SAN FRANCISCO (Reuters) - Facebook Inc’s (FB.O) mobile advertising business accelerated in the first three months of the year, helping the Internet social networking company top Wall Street’s financial targets.
Shares of Facebook were up nearly 3 percent at $63.05 in after-hours trading on Wednesday.
Facebook said that mobile ads represented 59 percent of its ad revenue in the first quarter, up from 30 percent in the year-ago period. Facebook’s overall revenue grew 72 percent year-on-year to $2.5 billion in the first quarter, above the $2.36 billion expected by analysts polled by Thomson Reuters I/B/E/S.
“They’ve got the right products for what advertisers are looking for and that’s manifesting itself in the results you’re seeing,” said JMP Securities analyst Ronald Josey.
Facebook’s newsfeed ads, which inject paid marketing messages straight into a user’s stream of news and content, have ignited Facebook’s revenue growth and bolstered its stock price during the past year. The ads are ideally suited for the smaller-sized screens of smartphones and other mobile devices.
The world’s No.1 Internet social network said its total number of monthly active users reached 1.28 billion as of March 31, with 1.01 billion of those users accessing its service on mobile devices such as smartphones and tablets.
Facebook’s users spent more time on its service, with roughly 62.7 percent of its monthly users accessing the site every day, compared to 59.9 percent in the year-ago period.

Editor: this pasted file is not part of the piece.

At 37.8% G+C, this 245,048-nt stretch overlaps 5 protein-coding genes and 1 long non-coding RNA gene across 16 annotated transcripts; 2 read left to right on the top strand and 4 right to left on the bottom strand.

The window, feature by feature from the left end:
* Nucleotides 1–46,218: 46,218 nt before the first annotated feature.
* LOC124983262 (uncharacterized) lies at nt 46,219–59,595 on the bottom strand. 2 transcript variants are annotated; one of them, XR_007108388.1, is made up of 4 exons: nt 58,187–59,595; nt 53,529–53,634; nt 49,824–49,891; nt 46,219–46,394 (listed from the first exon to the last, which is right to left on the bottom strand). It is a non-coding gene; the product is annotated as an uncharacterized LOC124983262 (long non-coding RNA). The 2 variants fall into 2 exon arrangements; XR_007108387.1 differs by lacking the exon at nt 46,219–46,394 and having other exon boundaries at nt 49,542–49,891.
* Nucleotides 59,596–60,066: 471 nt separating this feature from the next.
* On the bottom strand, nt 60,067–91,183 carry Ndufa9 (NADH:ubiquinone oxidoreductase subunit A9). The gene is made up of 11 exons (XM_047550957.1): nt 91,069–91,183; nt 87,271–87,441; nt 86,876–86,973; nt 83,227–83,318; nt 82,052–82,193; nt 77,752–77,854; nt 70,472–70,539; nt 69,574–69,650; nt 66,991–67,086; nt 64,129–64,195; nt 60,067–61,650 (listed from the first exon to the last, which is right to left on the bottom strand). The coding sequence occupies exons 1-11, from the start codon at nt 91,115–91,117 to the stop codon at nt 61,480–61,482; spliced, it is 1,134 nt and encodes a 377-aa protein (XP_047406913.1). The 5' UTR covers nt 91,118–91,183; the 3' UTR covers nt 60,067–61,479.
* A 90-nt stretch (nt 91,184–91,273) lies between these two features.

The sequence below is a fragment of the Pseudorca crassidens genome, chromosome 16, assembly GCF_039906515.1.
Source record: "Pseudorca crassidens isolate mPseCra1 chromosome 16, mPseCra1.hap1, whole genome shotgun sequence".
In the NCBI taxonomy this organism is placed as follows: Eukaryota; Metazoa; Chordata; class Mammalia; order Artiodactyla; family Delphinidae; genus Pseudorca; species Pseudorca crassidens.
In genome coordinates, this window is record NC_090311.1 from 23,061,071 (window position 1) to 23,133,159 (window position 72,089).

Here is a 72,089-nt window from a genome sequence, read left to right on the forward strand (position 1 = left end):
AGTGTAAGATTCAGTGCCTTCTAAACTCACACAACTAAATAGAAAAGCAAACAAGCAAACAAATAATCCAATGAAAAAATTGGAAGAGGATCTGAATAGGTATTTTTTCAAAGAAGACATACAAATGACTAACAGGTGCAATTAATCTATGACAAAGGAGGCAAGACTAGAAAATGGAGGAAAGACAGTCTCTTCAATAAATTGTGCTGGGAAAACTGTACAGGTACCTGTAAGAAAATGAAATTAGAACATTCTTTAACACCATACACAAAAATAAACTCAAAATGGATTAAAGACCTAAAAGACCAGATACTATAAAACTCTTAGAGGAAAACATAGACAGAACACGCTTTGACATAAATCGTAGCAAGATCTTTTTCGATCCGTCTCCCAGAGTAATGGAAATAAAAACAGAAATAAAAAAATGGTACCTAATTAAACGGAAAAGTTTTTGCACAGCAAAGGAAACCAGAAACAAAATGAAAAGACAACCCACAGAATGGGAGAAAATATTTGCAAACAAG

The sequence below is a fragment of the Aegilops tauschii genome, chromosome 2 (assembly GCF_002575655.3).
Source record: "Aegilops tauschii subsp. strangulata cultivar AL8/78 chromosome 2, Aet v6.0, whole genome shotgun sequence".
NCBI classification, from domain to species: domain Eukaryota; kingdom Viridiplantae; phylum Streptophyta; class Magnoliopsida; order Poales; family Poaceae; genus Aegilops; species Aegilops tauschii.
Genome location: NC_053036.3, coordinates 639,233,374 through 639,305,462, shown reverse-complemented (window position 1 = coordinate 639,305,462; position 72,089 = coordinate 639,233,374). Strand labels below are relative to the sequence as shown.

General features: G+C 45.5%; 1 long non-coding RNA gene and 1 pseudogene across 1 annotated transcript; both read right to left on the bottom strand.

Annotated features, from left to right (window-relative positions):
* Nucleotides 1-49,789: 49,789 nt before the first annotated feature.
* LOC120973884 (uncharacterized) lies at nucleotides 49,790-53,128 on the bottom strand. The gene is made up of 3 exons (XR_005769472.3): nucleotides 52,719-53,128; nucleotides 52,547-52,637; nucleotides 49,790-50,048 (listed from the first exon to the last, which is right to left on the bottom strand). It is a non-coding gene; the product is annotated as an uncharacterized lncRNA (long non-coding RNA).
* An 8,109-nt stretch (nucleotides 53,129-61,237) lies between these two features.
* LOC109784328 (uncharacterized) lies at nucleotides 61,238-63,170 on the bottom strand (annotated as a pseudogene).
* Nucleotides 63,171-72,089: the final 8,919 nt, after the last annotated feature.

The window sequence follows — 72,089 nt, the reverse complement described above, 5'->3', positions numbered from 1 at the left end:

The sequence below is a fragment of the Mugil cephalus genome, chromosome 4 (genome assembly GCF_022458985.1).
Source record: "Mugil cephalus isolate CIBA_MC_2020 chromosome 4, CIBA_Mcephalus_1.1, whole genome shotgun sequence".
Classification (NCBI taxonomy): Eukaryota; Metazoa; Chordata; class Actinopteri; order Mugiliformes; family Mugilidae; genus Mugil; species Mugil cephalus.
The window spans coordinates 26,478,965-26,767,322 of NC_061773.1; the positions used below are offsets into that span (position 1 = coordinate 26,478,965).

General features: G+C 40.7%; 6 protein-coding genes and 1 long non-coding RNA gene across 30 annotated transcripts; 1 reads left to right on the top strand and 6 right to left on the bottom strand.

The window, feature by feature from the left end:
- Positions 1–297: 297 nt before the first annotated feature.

Facebook also announced that Finance Chief David Ebersman is resigning to pursue an unspecified opportunity in the healthcare industry, where he worked before joining Facebook in 2009. Ebersman, who will remain with the company through September, will be replaced by David Wehner, Facebook’s vice president of corporate finance and business planning.
Ebersman saw the company through a rocky initial public offering in 2012 that was plagued by technical glitches with the Nasdaq stock exchange and concerns about what was then slowing revenue growth. Since the IPO, Facebook has regained Wall Street’s favor thanks to its strong mobile ad business.
Ebersman’s departure appears to have been part of a planned transition, said JMP’s Josey.
The company said it earned $642 million in net income, or 25 cents a share, in the first quarter, versus $219 million, or 9 cents a share in the year ago period. Excluding certain items Facebook said it earned 34 cents a share in the first quarter, versus 24 cents a share expected by analysts.
Shares of Facebook have more than doubled during the past 12 months but are off 13 percent from a 52-week high of $72.59 in mid-March.
Reporting by Alexei Oreskovic; Editing by Cynthia Osterman